British wildlife recordings

Aegithalos caudatus : Long-tailed Tit - Aegithalidae

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  • Shelf mark

    W1CDR0001535 BD18

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  • Recording date


  • Recording locations

    Old Dean Common, Camberley, Surrey: OS Grid Reference(488500,160500)

  • Recordist

    Williams, Aubrey John

  • Species

    Long-tailed Tit, Aegithalos caudatus

  • Description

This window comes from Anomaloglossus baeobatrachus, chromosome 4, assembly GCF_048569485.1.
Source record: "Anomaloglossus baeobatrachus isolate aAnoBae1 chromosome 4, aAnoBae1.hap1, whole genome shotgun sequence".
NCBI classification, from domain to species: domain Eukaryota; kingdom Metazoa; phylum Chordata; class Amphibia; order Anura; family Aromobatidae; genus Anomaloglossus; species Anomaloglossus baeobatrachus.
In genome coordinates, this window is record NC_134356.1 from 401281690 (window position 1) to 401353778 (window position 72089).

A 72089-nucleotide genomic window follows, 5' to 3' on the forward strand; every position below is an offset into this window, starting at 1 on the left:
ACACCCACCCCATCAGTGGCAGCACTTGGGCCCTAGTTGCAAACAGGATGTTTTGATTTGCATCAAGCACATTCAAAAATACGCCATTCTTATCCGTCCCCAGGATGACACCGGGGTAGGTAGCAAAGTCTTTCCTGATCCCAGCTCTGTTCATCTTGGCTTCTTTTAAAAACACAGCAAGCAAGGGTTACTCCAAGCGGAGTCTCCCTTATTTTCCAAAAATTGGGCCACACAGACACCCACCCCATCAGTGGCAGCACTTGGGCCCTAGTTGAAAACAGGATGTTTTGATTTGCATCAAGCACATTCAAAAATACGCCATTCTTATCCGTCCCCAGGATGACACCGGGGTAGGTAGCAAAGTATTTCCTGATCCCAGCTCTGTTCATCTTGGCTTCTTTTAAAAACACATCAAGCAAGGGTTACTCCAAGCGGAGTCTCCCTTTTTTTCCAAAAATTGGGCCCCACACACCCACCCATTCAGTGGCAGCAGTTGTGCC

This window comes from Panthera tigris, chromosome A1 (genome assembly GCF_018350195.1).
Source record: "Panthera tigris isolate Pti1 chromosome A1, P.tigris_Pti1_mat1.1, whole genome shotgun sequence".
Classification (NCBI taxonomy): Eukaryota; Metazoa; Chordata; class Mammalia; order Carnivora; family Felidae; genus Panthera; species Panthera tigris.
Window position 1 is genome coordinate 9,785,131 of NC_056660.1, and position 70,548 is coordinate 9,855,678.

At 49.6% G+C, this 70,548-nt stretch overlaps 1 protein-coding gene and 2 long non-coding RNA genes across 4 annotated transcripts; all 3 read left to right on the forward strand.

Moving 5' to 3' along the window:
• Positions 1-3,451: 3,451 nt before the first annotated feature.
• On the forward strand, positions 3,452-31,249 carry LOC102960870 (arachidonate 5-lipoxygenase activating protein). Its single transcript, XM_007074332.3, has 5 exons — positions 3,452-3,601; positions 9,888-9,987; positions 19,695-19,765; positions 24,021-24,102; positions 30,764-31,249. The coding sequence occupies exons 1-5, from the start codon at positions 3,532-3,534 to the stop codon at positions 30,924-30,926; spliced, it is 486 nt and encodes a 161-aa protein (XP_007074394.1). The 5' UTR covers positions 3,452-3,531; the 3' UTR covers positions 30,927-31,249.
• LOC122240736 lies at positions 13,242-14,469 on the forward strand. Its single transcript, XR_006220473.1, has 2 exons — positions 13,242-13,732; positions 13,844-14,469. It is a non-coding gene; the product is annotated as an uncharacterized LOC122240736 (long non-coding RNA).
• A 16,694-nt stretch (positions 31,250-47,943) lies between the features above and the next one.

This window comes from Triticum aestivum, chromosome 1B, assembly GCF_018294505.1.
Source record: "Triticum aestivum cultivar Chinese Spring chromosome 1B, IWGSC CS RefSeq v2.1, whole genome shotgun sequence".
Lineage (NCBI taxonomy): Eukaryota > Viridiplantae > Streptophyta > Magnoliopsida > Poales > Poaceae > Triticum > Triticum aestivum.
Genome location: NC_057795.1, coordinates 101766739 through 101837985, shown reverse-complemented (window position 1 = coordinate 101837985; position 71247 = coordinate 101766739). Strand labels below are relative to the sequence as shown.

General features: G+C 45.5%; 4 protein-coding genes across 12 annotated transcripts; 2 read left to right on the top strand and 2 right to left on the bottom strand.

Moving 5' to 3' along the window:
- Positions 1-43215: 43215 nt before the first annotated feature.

A call made by a long-tailed tit recorded on Old Dean Common, Surrey. This familiar woodland bird is immediately identifiable as a tiny ball of fluff with a long tail and although not closely related to the other tit species is certainly the daintiest of the group. It is a gregarious bird and stays in family flocks whilst working a circuit around local woods and hedgerows in the constant search for food. As each bird searches for spiders, flies, beetles, and caterpillars, it keeps in constant contact with other members of their group by ringing notes and a very distinctive ?thrup? call. It constructs possibly the most beautiful nest of any British bird, which consists of a spherical mass of up to 2,000 feathers and moss, with a tiny entrance hole that is then bound together by cobwebs and camouflaged in lichen. Typical broods range from seven to twelve chicks and in good years, the parents will raise a second brood. There are 210,000 long-tailed tit territories in Britain, but cold winters can reduce the breeding population by up to 80%, and recently there has been a moderate increase. It is now more commonly seen in gardens in winter as it shuns peanuts but take advantage of fat and cheese left out by bird-friendly homeowners.

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